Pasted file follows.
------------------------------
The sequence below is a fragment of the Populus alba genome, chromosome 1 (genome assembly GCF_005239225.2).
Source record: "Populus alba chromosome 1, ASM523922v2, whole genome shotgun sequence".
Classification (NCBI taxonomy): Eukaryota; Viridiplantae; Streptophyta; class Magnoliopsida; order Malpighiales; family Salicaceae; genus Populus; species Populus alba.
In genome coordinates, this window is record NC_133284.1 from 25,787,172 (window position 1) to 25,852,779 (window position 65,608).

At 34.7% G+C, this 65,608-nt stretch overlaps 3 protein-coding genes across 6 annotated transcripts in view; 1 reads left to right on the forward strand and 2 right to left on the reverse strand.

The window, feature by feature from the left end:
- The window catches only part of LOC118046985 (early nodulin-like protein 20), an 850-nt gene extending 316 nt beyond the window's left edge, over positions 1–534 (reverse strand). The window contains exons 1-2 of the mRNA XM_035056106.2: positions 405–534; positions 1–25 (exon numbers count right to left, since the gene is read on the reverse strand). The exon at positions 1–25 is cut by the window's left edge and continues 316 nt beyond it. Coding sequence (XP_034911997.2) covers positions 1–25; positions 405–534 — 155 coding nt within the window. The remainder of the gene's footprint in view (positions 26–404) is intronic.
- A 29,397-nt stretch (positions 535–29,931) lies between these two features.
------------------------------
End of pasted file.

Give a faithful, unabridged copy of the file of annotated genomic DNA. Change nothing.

The sequence below is a fragment of the Populus alba genome, chromosome 1 (genome assembly GCF_005239225.2).
Source record: "Populus alba chromosome 1, ASM523922v2, whole genome shotgun sequence".
Classification (NCBI taxonomy): Eukaryota; Viridiplantae; Streptophyta; class Magnoliopsida; order Malpighiales; family Salicaceae; genus Populus; species Populus alba.
In genome coordinates, this window is record NC_133284.1 from 25,787,172 (window position 1) to 25,852,779 (window position 65,608).

At 34.7% G+C, this 65,608-nt stretch overlaps 3 protein-coding genes across 6 annotated transcripts in view; 1 reads left to right on the forward strand and 2 right to left on the reverse strand.

The window, feature by feature from the left end:
- The window catches only part of LOC118046985 (early nodulin-like protein 20), an 850-nt gene extending 316 nt beyond the window's left edge, over positions 1–534 (reverse strand). The window contains exons 1-2 of the mRNA XM_035056106.2: positions 405–534; positions 1–25 (exon numbers count right to left, since the gene is read on the reverse strand). The exon at positions 1–25 is cut by the window's left edge and continues 316 nt beyond it. Coding sequence (XP_034911997.2) covers positions 1–25; positions 405–534 — 155 coding nt within the window. The remainder of the gene's footprint in view (positions 26–404) is intronic.
- A 29,397-nt stretch (positions 535–29,931) lies between these two features.